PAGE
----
Cassini Scientist on the Ultraviolet Imaging Spectrograph (bio)
Well, after the successful and exciting Enceladus flyby in March … we’re doing it again!! Cassini is executing a close pass by the little active moon, on Monday, August 11. Woo hoo!
This is the 5th close Enceladus flyby we’ve done. The first was in February 2005 (that one was not an official “targeted” flyby), the 2nd was in March 2005, the 3rd was July 2005 and the 4th was in March 2008. This is the 4th targeted flyby, so it’s sometimes referred to as E4.
Here’s a little overview of what’s going to happen during the flyby, focusing on the remote sensing measurements. Have a look at the accompanying cool movie (put together by navigator extraordinaire and all around heckuva guy Brent Buffington). Some of it goes by pretty fast, so you might want to go through it a few times to absorb what’s happening. I’ll talk you through it.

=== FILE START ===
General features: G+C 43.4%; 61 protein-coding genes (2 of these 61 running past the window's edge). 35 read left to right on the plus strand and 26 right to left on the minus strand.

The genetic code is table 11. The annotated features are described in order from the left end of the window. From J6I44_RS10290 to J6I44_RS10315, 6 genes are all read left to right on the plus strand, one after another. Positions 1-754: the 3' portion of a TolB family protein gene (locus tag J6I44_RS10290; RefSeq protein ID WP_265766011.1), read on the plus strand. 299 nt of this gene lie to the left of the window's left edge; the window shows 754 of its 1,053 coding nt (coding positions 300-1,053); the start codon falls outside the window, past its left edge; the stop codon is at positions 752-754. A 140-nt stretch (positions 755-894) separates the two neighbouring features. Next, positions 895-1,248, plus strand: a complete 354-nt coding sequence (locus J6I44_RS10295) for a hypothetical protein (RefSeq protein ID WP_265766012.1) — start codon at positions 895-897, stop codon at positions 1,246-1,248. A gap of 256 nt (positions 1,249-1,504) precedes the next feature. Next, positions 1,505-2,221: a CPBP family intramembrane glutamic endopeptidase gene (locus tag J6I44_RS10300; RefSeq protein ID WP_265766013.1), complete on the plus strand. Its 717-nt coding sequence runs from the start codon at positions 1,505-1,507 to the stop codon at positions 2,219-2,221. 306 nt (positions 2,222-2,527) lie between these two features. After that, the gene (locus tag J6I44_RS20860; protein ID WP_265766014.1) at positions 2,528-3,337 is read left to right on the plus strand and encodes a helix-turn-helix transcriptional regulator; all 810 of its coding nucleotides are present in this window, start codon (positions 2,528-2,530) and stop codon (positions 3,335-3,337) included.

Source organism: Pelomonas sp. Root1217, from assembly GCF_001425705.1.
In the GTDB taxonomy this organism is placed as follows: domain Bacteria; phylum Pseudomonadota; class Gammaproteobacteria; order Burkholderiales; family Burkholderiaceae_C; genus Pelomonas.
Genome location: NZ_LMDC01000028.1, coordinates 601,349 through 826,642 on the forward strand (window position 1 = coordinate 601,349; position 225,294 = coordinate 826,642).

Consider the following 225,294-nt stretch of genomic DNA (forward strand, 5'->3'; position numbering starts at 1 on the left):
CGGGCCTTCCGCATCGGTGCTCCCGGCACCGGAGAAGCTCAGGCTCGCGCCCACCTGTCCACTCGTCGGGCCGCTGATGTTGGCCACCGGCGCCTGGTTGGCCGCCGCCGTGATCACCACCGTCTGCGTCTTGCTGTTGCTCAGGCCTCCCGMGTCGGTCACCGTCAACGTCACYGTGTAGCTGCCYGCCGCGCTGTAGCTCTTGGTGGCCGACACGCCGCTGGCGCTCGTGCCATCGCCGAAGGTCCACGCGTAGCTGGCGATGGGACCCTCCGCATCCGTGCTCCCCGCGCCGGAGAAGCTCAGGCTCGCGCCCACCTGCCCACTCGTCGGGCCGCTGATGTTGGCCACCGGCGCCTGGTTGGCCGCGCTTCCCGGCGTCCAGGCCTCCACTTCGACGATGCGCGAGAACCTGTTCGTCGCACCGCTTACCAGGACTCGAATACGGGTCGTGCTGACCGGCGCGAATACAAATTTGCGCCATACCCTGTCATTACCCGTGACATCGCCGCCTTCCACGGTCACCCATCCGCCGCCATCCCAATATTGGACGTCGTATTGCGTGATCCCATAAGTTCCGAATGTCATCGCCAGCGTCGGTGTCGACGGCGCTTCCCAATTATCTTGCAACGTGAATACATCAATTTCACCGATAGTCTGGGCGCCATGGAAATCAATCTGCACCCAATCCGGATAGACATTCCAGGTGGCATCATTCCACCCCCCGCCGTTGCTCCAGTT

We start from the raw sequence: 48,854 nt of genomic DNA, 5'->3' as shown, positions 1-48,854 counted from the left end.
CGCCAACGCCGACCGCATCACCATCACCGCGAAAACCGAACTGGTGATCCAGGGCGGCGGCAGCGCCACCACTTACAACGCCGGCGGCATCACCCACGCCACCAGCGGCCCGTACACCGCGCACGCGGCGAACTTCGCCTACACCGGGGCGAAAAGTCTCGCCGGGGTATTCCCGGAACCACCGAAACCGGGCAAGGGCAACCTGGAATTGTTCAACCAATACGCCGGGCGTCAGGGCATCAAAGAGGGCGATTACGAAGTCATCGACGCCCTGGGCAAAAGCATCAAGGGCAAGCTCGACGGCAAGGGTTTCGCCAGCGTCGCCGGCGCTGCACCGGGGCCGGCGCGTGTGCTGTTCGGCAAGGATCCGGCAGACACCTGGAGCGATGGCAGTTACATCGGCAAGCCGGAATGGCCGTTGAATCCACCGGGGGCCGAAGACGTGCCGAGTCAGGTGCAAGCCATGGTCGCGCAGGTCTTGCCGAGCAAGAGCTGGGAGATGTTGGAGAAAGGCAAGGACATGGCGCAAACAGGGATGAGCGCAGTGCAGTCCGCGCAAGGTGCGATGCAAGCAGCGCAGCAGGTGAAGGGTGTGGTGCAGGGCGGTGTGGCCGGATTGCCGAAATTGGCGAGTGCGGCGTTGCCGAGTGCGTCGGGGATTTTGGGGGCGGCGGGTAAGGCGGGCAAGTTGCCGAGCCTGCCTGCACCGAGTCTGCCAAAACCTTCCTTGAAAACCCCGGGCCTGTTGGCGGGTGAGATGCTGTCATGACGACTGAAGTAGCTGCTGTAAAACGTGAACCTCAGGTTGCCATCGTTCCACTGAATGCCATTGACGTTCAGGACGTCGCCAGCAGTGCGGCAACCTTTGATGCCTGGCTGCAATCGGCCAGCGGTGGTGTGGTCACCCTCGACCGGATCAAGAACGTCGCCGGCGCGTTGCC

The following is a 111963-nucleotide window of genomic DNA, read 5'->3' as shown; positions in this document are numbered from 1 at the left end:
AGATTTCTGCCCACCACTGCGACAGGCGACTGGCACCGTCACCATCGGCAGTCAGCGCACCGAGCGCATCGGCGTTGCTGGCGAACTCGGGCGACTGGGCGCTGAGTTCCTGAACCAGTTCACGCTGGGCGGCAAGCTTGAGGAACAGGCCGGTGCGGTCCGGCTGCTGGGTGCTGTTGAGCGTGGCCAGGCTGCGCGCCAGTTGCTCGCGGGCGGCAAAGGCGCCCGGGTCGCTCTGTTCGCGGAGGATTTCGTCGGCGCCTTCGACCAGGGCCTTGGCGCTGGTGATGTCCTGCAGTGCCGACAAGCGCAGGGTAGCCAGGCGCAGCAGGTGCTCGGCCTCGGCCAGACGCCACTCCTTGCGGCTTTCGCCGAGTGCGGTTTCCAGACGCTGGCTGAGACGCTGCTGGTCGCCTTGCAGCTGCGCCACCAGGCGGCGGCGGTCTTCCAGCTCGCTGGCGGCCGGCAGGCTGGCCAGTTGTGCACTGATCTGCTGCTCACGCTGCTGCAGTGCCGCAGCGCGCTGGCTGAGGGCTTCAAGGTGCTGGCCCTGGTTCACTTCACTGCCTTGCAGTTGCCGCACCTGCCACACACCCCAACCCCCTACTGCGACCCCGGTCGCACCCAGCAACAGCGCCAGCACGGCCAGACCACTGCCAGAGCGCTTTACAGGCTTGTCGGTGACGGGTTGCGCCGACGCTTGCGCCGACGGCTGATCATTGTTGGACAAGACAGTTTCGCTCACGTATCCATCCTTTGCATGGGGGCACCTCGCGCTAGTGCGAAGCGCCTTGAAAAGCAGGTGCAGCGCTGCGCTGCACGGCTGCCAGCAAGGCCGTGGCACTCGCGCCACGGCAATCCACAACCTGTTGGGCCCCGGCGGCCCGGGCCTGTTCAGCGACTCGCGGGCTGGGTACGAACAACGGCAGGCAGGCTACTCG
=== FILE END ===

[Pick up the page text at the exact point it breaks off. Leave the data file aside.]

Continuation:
At the beginning of the Enceladus segment, Enceladus is still pretty far away and small. We start with a long (6.5 hr) observation where ISS (the Imaging Subsystem – the movie shows the Narrow Angle Camera, or NAC, as a white box) is the “prime” instrument (but all the other cameras — ultraviolet, infrared, long-wave infrared – are taking data too). So ISS scans around, to sort of map out the environment of Enceladus and probe into any visible plume material around Enceladus. We then turn to Earth for a short (3 hr) downlink. We want the solid-state recorders (SSRs, where the data are stored until downlink) to be as empty as possible before we get closer to Enceladus and want to really fill them up with a lot of bits of good data. After the short downlink, we turn back to Enceladus and this time VIMS (the Visual and Infrared Mapping Spectrometer – with the field-of-view indicated by the red box) is the “prime” instrument. Enceladus is still small so we’re just staring and building up signal as we get closer and closer, to get good signal-to-noise spectra to understand the composition of Enceladus. By the end of the VIMS observation, Enceladus is just about fills the NAC. By the way, we’re coming in over the northern hemisphere of Enceladus; this is a relatively old part of the moon, which is apparent from the amount of craters present. Still not nearly as many craters as the Earth’s moon or Rhea, but it’s pretty heavily cratered for Enceladus. (The south polar region has *no* craters – since all that geologic activity wipes them out.) But I digress! So after VIMS, we switch to UVIS (the Ultraviolet Imaging Spectrograph) as “prime” instrument. This is the long, skinny pink/magenta field-of-view that you see in the movie. UVIS does a slow scan of the space near Enceladus by orienting the slit several radii off the body and slowly scanning onto the bright limb. If there are neutral gases such as hydrogen or oxygen in the vicinity of Enceladus (and we expect there to be, since we know there’s H2O vapor in the plumes), this is a possible way to detect those species and map them out. So after UVIS, ISS is prime again. And now we get into the really cool part.